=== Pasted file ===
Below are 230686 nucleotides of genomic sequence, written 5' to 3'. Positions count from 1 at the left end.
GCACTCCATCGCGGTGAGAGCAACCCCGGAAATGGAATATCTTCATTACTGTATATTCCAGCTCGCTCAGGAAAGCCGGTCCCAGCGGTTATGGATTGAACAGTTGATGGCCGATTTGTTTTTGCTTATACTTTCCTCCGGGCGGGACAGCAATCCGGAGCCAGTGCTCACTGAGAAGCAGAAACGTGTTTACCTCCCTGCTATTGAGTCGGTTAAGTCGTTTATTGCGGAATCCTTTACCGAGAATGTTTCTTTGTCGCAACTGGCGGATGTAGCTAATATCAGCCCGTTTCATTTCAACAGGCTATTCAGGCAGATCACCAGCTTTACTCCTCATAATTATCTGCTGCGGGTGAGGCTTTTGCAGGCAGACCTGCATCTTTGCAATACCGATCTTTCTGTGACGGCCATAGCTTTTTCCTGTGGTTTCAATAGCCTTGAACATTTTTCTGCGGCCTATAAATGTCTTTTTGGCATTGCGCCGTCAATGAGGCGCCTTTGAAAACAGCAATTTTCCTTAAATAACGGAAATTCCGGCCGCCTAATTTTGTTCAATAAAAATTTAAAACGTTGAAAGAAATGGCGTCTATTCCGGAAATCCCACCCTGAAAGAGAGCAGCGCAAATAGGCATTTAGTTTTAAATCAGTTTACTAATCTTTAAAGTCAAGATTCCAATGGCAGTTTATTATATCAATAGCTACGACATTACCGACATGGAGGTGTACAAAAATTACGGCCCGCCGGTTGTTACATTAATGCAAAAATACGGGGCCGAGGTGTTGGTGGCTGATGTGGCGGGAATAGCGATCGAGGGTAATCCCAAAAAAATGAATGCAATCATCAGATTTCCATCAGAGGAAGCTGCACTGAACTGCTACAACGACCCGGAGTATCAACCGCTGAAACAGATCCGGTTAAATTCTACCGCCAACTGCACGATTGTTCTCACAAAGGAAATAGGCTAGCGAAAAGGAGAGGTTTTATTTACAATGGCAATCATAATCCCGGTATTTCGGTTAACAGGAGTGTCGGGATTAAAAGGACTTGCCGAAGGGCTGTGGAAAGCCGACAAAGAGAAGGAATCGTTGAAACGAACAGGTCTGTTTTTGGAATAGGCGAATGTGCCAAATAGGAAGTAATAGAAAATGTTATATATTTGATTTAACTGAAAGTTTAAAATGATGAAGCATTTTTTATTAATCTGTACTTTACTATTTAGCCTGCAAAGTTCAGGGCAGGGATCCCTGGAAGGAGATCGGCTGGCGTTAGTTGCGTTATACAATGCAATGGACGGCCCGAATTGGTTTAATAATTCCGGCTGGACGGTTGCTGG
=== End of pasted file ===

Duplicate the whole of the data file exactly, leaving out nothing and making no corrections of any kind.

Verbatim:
Below are 230686 nucleotides of genomic sequence, written 5' to 3'. Positions count from 1 at the left end.
GCACTCCATCGCGGTGAGAGCAACCCCGGAAATGGAATATCTTCATTACTGTATATTCCAGCTCGCTCAGGAAAGCCGGTCCCAGCGGTTATGGATTGAACAGTTGATGGCCGATTTGTTTTTGCTTATACTTTCCTCCGGGCGGGACAGCAATCCGGAGCCAGTGCTCACTGAGAAGCAGAAACGTGTTTACCTCCCTGCTATTGAGTCGGTTAAGTCGTTTATTGCGGAATCCTTTACCGAGAATGTTTCTTTGTCGCAACTGGCGGATGTAGCTAATATCAGCCCGTTTCATTTCAACAGGCTATTCAGGCAGATCACCAGCTTTACTCCTCATAATTATCTGCTGCGGGTGAGGCTTTTGCAGGCAGACCTGCATCTTTGCAATACCGATCTTTCTGTGACGGCCATAGCTTTTTCCTGTGGTTTCAATAGCCTTGAACATTTTTCTGCGGCCTATAAATGTCTTTTTGGCATTGCGCCGTCAATGAGGCGCCTTTGAAAACAGCAATTTTCCTTAAATAACGGAAATTCCGGCCGCCTAATTTTGTTCAATAAAAATTTAAAACGTTGAAAGAAATGGCGTCTATTCCGGAAATCCCACCCTGAAAGAGAGCAGCGCAAATAGGCATTTAGTTTTAAATCAGTTTACTAATCTTTAAAGTCAAGATTCCAATGGCAGTTTATTATATCAATAGCTACGACATTACCGACATGGAGGTGTACAAAAATTACGGCCCGCCGGTTGTTACATTAATGCAAAAATACGGGGCCGAGGTGTTGGTGGCTGATGTGGCGGGAATAGCGATCGAGGGTAATCCCAAAAAAATGAATGCAATCATCAGATTTCCATCAGAGGAAGCTGCACTGAACTGCTACAACGACCCGGAGTATCAACCGCTGAAACAGATCCGGTTAAATTCTACCGCCAACTGCACGATTGTTCTCACAAAGGAAATAGGCTAGCGAAAAGGAGAGGTTTTATTTACAATGGCAATCATAATCCCGGTATTTCGGTTAACAGGAGTGTCGGGATTAAAAGGACTTGCCGAAGGGCTGTGGAAAGCCGACAAAGAGAAGGAATCGTTGAAACGAACAGGTCTGTTTTTGGAATAGGCGAATGTGCCAAATAGGAAGTAATAGAAAATGTTATATATTTGATTTAACTGAAAGTTTAAAATGATGAAGCATTTTTTATTAATCTGTACTTTACTATTTAGCCTGCAAAGTTCAGGGCAGGGATCCCTGGAAGGAGATCGGCTGGCGTTAGTTGCGTTATACAATGCAATGGACGGCCCGAATTGGTTTAATAATTCCGGCTGGACGGTTGCTGG